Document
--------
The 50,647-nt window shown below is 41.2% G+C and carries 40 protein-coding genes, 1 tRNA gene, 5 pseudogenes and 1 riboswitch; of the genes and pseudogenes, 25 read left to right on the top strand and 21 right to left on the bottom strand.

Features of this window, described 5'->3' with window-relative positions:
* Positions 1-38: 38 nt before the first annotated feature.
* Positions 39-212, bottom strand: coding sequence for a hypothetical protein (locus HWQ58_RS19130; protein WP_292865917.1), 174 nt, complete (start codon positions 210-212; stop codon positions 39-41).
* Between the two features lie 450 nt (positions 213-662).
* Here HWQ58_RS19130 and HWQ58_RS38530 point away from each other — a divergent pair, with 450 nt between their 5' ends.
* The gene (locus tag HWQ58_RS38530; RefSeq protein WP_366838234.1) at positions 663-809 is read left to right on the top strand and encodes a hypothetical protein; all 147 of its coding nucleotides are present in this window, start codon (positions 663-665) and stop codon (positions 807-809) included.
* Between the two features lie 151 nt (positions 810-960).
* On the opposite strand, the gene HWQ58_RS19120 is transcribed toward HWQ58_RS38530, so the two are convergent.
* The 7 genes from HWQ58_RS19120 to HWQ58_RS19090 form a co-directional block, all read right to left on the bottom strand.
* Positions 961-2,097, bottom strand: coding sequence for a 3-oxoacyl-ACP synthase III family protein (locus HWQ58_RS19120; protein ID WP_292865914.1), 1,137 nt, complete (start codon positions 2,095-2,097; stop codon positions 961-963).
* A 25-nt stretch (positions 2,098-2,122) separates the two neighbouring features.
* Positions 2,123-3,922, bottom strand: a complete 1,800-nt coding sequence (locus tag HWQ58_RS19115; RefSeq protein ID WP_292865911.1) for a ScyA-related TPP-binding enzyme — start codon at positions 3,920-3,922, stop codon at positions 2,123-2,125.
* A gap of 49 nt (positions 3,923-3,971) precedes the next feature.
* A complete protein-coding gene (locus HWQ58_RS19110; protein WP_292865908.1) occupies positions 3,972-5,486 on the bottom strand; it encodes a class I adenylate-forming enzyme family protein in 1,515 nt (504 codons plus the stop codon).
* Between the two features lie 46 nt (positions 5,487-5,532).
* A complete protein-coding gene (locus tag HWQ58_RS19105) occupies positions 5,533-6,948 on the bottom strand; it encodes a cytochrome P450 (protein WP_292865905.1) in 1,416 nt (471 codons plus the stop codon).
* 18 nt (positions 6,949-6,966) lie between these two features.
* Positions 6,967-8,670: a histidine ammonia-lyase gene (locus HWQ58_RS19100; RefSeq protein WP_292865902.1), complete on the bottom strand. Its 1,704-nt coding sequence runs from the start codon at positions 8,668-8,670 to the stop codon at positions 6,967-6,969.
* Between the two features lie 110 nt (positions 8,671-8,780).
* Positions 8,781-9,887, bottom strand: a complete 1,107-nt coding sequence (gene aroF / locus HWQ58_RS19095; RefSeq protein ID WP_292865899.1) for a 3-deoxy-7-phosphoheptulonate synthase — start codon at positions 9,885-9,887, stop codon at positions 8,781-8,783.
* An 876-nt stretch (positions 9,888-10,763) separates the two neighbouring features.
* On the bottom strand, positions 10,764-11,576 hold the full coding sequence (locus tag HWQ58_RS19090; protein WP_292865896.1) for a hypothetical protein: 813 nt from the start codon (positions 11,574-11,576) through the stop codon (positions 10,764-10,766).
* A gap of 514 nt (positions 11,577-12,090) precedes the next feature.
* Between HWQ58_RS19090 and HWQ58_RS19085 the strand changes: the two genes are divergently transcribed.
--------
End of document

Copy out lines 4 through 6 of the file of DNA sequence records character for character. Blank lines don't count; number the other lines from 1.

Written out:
* Positions 39-212, bottom strand: coding sequence for a hypothetical protein (locus HWQ58_RS19130; protein WP_292865917.1), 174 nt, complete (start codon positions 210-212; stop codon positions 39-41).
* Between the two features lie 450 nt (positions 213-662).
* Here HWQ58_RS19130 and HWQ58_RS38530 point away from each other — a divergent pair, with 450 nt between their 5' ends.